Several gigabytes of data belonging to global recruitment firm Michael Page has reportedly been leaked, containing information such as names, email addresses, cover letters, and job history of the firm's employment candidates.
Revealed in a blog post by security researcher Troy Hunt, the leaked MySQL data dump exceeds 30GB and contains over 780,000 unique email addresses, with Hunt confirming there was "plenty" of data relating to candidates.
It is believed the leak came from multinational consulting and outsourcing firm Capgemini, but it is unsure if the information was exposed intentionally.
It is also understood that customers of Michael Page received apologetic emails from the organisation that explained there had been unauthorised third party access to its system, and mentioned that the company was working with Capgemini to "fix" the problem.
In a statement, Michael Page said Capgemini was alerted to the data leak on October 31, and the records of 711,000 candidates from the UK, China, and the Netherlands were accessed.
"Due to the nature of the data, there is limited risk of fraudulent activity for those affected. We can also confirm that no other data has been compromised," Michael Page said.
"We requested that the third-party destroys all copies of the data and they have confirmed that they have already done so."
Michael Page confirmed the data contained surnames, email, phone number, location, job sector and type information, "encrypted" password, current job for applicants from LinkedIn, and any covering letter.
Last month, Hunt exposed the Australian Red Cross data leak that saw a 1.74GB MySQL database backup containing 1.3 million rows and 647 different tables publicly available.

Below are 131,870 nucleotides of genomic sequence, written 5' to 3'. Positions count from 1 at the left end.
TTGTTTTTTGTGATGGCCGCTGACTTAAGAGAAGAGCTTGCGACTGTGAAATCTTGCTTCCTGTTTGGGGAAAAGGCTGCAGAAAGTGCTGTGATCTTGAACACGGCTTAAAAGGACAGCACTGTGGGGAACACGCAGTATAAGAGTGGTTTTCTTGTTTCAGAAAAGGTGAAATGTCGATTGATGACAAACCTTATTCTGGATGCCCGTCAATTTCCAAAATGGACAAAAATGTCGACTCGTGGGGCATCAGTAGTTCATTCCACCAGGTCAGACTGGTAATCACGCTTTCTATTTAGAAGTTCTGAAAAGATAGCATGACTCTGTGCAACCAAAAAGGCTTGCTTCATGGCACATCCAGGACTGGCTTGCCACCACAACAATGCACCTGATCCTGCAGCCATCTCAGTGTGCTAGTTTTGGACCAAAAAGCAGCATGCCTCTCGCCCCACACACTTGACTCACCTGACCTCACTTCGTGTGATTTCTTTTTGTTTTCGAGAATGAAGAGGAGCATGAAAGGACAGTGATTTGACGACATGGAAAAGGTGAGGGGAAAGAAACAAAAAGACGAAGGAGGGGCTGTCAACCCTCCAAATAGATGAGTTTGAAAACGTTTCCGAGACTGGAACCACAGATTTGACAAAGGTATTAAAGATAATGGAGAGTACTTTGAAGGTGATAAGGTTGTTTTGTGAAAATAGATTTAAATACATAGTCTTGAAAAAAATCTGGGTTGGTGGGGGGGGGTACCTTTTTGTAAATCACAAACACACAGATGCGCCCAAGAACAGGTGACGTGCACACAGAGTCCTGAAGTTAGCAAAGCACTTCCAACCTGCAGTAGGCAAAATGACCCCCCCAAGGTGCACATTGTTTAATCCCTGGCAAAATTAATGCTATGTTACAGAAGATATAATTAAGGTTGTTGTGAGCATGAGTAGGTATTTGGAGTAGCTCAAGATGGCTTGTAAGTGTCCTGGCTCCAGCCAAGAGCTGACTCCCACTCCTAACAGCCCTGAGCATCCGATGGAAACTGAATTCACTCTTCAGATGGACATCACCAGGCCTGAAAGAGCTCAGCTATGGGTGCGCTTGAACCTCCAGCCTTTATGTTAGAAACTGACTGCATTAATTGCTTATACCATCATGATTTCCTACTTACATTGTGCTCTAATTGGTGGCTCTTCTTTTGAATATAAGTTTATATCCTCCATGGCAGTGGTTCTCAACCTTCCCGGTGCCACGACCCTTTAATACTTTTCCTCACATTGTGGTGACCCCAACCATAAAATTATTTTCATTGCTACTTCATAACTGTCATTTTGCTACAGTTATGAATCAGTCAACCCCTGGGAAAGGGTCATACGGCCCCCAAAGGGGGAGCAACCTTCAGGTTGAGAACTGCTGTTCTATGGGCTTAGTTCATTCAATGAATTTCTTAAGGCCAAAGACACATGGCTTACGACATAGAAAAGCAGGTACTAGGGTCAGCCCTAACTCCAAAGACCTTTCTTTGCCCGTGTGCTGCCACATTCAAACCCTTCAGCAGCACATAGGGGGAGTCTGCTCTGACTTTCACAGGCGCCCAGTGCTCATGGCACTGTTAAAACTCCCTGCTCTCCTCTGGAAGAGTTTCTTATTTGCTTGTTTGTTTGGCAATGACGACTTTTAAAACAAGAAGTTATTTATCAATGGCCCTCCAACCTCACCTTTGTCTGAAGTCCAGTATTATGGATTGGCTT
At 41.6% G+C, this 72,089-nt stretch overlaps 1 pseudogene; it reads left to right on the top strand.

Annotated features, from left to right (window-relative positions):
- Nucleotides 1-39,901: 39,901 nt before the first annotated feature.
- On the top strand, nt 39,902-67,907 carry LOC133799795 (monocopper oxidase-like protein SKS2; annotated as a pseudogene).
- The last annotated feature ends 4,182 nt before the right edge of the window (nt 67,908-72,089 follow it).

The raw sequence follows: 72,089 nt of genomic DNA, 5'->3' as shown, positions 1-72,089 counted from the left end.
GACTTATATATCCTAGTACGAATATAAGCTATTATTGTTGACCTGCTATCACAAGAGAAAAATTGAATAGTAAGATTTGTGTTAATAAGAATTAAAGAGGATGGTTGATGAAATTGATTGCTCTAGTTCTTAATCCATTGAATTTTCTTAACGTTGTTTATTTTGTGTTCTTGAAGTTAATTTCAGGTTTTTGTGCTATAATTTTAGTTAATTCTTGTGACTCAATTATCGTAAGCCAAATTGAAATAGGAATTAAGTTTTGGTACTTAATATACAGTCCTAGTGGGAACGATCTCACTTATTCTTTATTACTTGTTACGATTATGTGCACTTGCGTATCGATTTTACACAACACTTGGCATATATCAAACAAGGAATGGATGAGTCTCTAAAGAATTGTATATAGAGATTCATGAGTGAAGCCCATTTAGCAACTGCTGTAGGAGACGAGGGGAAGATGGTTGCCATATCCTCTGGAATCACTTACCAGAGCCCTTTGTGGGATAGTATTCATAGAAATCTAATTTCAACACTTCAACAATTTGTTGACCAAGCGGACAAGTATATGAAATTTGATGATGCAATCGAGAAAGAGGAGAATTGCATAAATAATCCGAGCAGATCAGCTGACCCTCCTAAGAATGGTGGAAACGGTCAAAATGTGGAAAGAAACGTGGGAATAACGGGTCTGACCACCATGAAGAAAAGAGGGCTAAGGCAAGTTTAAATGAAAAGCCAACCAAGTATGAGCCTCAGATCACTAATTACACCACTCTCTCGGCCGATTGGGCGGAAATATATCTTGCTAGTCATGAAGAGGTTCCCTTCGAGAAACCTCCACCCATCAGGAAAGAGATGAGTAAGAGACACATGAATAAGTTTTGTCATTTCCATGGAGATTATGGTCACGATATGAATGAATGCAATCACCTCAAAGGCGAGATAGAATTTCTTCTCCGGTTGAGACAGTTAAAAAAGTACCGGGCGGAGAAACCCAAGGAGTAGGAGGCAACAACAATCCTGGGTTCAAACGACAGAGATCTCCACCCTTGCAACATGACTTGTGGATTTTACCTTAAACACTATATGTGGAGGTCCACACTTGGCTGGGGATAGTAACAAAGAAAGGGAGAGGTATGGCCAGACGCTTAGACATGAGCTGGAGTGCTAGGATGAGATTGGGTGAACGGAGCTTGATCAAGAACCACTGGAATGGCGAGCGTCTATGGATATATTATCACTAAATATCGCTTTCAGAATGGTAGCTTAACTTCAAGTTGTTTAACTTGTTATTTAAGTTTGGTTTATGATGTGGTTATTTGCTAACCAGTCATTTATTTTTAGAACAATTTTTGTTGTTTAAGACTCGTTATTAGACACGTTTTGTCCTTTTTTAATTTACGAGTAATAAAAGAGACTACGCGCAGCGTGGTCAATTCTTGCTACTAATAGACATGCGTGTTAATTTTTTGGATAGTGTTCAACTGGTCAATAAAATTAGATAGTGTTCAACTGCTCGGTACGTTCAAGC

At the time, Hunt explained that the data came from an online donor application form that contains details including name, gender, address, email, phone number, date of birth, country of birth, blood type, and other donation-related data, as well as appointments they made.
Hunt said he was tipped off about the Michael Page data leak by the same individual that told him of the Red Cross leak, who sent Hunt a file indicating it was sourced from the UK as proof.
"It was a 362Mb compressed file which extracted out to 4.55GB. Assuming a similar compression ratio, the files in the directory listing above would total well over 30GB of raw data which is a very large set of data to leak publicly," Hunt wrote.
He also said that the Michael Page incident resembled that of the Red Cross, and noted that it's the same story in terms of discovery: An underlying risk on the server end, publicly exposed website, directory listing enabled, and SQL dump files exposed.
Updated at 4:28 AEDT, November 11, 2016: Added statement from Michael Page.